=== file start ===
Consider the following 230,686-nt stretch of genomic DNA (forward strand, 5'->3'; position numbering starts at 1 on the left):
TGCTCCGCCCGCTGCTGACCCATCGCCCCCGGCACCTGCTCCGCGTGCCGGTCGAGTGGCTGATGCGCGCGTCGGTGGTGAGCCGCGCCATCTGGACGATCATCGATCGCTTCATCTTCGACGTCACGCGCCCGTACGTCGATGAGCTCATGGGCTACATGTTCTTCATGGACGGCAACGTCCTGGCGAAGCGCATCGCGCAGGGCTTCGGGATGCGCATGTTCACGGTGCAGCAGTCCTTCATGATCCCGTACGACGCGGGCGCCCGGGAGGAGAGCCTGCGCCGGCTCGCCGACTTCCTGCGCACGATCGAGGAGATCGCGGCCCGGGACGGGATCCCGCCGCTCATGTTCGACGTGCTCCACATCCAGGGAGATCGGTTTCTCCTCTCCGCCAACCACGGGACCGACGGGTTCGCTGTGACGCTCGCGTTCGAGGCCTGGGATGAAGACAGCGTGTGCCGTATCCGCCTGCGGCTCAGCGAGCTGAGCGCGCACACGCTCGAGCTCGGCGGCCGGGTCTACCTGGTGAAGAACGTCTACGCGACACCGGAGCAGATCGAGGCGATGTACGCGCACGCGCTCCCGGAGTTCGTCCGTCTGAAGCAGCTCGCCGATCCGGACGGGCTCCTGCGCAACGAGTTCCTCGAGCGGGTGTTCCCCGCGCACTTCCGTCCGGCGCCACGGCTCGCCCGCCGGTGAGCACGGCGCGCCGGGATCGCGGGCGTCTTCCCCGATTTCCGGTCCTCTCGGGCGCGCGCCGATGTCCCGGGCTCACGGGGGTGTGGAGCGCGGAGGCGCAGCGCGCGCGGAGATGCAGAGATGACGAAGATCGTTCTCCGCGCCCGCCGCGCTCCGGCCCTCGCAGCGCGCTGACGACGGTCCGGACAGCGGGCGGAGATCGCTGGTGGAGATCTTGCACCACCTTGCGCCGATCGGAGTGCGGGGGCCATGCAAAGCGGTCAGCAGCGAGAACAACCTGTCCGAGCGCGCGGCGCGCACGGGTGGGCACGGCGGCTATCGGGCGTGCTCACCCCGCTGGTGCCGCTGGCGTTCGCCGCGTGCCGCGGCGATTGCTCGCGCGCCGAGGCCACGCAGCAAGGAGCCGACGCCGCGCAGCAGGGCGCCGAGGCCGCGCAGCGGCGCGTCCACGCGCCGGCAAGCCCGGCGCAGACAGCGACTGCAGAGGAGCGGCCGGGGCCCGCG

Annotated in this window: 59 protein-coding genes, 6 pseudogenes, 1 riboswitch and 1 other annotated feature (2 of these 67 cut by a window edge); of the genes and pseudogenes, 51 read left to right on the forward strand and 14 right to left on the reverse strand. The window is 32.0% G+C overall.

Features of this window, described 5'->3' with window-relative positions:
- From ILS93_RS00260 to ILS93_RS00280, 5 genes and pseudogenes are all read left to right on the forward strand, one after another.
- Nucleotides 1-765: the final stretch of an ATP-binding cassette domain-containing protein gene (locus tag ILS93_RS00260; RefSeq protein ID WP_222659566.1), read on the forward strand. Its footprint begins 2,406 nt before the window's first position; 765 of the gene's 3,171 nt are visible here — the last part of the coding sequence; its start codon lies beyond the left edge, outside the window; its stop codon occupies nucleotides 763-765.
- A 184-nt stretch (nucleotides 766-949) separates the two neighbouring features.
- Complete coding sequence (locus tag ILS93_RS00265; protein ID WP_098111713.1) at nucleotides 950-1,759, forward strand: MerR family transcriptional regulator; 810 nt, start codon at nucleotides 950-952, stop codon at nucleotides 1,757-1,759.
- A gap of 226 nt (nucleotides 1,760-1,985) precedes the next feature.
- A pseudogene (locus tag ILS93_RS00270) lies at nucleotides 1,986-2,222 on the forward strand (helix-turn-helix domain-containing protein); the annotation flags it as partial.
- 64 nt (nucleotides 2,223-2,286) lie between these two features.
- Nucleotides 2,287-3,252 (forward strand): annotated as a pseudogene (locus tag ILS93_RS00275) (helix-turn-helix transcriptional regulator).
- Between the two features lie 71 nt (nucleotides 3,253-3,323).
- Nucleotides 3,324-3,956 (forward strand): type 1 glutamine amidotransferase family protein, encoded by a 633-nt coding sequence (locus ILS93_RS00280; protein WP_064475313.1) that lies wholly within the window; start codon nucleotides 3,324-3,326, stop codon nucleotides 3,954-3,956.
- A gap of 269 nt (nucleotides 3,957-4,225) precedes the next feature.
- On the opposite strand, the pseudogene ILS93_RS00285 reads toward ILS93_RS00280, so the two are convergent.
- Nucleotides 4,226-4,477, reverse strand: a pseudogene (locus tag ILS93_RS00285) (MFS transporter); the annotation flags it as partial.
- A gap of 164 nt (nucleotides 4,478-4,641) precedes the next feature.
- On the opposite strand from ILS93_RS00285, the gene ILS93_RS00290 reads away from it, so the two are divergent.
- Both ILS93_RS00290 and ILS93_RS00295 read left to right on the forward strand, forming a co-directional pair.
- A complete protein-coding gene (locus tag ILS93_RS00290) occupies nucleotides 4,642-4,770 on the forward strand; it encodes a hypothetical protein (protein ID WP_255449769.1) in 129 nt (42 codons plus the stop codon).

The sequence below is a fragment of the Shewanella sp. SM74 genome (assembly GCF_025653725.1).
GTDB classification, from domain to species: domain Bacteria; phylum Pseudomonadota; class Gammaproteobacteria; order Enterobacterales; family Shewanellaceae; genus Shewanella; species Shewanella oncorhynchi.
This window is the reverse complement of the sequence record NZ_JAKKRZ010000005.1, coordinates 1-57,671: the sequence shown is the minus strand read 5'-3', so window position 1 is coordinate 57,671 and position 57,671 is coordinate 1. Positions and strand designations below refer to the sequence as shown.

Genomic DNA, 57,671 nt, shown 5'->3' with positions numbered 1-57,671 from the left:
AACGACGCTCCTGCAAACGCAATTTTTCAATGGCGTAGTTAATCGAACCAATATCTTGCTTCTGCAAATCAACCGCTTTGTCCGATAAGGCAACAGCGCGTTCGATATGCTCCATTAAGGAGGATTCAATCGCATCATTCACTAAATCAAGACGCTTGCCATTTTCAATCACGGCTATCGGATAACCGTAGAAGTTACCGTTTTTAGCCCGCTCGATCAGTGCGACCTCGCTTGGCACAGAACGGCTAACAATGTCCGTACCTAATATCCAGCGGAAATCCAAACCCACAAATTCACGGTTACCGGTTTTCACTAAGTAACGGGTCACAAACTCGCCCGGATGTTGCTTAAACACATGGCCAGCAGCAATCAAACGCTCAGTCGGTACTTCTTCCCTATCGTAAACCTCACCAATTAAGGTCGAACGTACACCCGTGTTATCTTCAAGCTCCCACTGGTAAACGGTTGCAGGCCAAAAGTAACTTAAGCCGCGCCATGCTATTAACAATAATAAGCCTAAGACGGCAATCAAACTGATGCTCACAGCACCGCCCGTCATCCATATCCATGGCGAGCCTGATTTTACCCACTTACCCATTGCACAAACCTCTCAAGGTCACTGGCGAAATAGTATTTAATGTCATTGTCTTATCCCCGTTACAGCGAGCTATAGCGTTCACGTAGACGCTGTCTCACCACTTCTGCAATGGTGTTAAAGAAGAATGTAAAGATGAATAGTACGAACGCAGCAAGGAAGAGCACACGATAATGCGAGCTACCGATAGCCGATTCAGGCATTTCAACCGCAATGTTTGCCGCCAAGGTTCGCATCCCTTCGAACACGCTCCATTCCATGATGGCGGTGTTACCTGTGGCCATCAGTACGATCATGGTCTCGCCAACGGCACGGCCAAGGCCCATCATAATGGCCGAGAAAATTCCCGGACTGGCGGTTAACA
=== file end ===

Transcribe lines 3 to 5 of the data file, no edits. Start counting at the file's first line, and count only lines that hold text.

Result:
Annotated in this window: 59 protein-coding genes, 6 pseudogenes, 1 riboswitch and 1 other annotated feature (2 of these 67 cut by a window edge); of the genes and pseudogenes, 51 read left to right on the forward strand and 14 right to left on the reverse strand. The window is 32.0% G+C overall.

Features of this window, described 5'->3' with window-relative positions:
- From ILS93_RS00260 to ILS93_RS00280, 5 genes and pseudogenes are all read left to right on the forward strand, one after another.